Our Outdoors: Another Always Awaits
By Nick Simonson
In the gin clear water of spring, it was a slow troll for the usually fast-biting walleyes on the small lake under the warm and sunny evening skies. A combination of flooded gravel pits connected to two large sloughs on its north and south end created in the wet 1990s, the water body featured a good population of smallmouth bass that had always provided me a fix for my favorite fish in the middle of prairie lakes stocked with the more popular pike, walleyes and perch. Meeting up at the launch with my friends Tim and Carole and their son Decker, a six-year-old who knows more about fishing than most sixty-year-olds, we rolled out from the dock toward the north end of the lake and one of its warm muddy bays.
Not seeing anything on Tim’s newly-installed depthfinder, we continued exploring the stretch between the old gravel pit bottom and the muddy bay without success, trolling spinners and crawlers until I could see the wear of a fishless outing setting in on Decker. Grinding our slow-trolled snells over the chunk rock on the north side to no avail, I posed a search for smallies in hopes of saving the day, and we set the spot-lock on Tim’s new motor and removed the weights and walleye offerings from our rods. Rigged up for an entirely different species, we set our sights on the east side of the lake where I had often found success in all openwater seasons for bronzebacks along the rock shelves and piled timber.
Taking the helm, I accused Tim of changing jobs to a trolling motor sales representative, as the unit installed on his boat this spring smoothly and silently responded to not only the slightest pressure of my foot, but also offered a touch-screen remote for navigation. Cruising just into casting range I fired my first offering up into the vee of a pair of large sunken branches and hopped the tube back to the boat. At the halfway point, on the edge of a small rocky hump, I felt a tap and leaned back into the rod a second too late. Aloud, I debated with my boatmates whether it was a smaller bass, or perhaps one of the larger bluegills that had started to build up in the lake in the past few seasons. The next cast answered my question as the rod bumped and bent with a take.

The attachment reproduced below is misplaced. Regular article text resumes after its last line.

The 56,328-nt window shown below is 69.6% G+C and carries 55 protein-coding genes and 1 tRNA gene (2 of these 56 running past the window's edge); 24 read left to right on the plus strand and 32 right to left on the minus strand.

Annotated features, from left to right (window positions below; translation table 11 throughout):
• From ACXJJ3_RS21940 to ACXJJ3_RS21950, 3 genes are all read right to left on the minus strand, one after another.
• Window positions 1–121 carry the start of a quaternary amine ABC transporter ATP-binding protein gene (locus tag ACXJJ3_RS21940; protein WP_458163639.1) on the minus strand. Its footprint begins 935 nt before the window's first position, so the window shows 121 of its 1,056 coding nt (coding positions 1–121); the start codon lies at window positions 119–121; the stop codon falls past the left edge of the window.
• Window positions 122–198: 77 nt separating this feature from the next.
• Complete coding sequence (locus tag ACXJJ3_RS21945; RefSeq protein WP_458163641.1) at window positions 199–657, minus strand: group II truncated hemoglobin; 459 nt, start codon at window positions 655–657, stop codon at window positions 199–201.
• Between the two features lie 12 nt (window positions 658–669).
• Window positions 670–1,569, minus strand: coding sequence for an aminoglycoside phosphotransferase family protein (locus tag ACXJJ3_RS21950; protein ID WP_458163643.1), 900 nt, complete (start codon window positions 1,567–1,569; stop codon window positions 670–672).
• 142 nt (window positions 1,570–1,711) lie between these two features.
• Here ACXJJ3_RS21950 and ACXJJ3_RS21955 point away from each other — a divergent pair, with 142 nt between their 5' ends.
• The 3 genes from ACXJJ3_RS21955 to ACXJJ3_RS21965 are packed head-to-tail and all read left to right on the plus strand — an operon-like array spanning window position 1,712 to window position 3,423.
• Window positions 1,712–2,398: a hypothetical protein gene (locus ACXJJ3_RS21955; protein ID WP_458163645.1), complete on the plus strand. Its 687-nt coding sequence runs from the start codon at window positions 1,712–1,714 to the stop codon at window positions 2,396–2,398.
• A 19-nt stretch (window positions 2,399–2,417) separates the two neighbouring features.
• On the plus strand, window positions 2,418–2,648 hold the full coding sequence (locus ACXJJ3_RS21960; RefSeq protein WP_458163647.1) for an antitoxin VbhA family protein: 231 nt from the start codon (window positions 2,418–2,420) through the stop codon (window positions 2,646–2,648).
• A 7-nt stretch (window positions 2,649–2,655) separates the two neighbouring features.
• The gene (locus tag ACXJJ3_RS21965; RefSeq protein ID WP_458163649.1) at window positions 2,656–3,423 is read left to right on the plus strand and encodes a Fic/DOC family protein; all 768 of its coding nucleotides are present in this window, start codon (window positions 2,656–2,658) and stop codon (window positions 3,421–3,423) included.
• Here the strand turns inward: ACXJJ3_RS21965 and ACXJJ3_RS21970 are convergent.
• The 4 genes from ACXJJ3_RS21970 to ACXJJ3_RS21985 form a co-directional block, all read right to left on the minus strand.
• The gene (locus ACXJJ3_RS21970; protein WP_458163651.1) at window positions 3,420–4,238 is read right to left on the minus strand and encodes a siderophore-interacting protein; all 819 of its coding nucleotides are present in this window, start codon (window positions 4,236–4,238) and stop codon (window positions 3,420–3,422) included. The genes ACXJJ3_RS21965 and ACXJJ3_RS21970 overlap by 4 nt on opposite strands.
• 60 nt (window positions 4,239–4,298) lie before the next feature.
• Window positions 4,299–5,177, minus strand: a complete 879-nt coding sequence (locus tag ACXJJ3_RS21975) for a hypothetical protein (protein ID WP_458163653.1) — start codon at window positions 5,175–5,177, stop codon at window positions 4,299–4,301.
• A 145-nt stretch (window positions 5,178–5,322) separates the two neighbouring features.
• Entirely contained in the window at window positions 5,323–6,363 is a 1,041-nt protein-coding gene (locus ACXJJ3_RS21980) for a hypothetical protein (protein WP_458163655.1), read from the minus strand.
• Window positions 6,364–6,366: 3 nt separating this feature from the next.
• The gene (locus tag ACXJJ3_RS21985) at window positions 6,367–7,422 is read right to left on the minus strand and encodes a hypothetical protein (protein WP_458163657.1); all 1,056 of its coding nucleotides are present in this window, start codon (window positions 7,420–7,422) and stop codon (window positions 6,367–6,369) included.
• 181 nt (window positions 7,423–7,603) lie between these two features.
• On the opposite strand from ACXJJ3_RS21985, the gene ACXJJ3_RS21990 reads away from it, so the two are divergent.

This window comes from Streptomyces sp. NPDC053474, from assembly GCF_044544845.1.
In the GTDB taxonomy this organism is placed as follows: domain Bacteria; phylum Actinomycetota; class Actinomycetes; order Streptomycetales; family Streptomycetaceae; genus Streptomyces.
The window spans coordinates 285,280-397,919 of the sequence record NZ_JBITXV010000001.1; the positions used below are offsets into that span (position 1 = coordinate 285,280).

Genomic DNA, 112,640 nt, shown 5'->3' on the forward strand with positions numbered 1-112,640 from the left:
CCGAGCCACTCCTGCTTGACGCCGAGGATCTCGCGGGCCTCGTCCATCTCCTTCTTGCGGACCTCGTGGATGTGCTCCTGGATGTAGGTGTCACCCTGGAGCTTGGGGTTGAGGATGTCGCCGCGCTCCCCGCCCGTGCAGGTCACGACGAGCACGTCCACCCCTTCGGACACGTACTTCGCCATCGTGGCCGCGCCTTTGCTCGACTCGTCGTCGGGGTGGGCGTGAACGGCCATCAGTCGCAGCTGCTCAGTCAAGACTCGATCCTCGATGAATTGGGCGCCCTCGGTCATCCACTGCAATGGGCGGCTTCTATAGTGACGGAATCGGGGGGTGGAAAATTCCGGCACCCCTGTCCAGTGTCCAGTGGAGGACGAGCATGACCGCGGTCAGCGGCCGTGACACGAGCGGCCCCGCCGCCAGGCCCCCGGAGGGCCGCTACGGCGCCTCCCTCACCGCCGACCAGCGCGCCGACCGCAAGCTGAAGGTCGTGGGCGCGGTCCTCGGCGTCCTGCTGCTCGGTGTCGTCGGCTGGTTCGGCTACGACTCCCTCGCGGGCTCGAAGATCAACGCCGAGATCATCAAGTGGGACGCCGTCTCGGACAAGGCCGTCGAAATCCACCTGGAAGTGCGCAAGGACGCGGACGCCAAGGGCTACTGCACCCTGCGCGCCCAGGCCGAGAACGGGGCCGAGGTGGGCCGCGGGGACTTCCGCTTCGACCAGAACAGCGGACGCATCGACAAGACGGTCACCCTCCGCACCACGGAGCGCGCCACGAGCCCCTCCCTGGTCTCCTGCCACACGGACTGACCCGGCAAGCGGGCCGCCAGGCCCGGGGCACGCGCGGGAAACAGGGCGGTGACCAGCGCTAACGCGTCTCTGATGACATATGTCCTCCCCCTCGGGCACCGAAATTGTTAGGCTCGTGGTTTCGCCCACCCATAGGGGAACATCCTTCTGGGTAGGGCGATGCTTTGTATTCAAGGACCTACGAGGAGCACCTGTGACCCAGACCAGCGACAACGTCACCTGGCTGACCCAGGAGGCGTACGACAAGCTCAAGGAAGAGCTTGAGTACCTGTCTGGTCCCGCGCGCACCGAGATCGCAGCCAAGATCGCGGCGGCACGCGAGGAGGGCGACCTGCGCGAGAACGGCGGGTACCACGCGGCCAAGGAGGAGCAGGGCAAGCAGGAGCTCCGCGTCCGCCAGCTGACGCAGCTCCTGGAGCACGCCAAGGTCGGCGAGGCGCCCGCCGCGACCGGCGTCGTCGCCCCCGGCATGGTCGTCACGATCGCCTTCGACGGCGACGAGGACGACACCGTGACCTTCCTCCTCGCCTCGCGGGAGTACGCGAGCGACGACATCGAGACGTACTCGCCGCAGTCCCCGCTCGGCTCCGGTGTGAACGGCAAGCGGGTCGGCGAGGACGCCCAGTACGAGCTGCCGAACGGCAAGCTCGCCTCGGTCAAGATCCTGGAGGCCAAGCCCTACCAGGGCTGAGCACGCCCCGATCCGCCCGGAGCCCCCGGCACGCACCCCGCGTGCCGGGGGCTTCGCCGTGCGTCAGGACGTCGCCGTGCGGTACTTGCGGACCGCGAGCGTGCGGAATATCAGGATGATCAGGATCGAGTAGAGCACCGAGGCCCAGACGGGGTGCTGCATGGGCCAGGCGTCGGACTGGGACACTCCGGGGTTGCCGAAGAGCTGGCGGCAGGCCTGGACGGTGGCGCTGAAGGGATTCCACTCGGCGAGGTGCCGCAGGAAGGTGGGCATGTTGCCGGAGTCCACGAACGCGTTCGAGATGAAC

I set the hook hard and a smaller brown bass rocketed up through the clear shallows and broke the surface. In mid-flip, I could see the orange eye of the feisty male fish that had been staking out his spawning site just a few moments before attacking my tube. Coming to the boat, Decker lowered the net and scooped the smallmouth up and into the craft. After a quick unhooking and a photo, Decker was next to connect with a fat 16.5-inch female that plowed and splashed across the surface. He expertly battled the bass to boatside and his mom deftly netted the deeply-barred bronzeback with a single lift and after unhooking it he paused, grinning ear-to-ear for his victory photos with the bass.
Following that fish, the night was a blur of brown bass and shredded green tubes piling up all around the boat. Soon his dad joined in and the three of us set to the slew of fish stacked up in the shallows. The smaller males were staging in just a couple of feet of water, while the bigger female smallies hung out on the edge of the rock and gravel flats, relating to small chunks of rock or timber that required a slow hop and a patient eye to watch the line for the slightest twitch or jump to signal a bite. As evening wore on even quicker retrieves of baits that were just about to pass out of the designated strike zone and get cranked in for the next cast got slammed, including one by an 18-incher that marked my personal best for the lake. With a couple dozen of the prespawn bass under our belts, we wrapped the evening under a gorgeous sunset and Decker fired one last cast into the approaching darkness of nightfall. His rod ticked twice and he set the hook on the final fish, a feisty and colorful male that bookended the evening perfectly with the one I had hooked to start off the run and the experience reminded us all that when one species of fish doesn’t cooperate on an outing, another one always awaits…in our outdoors.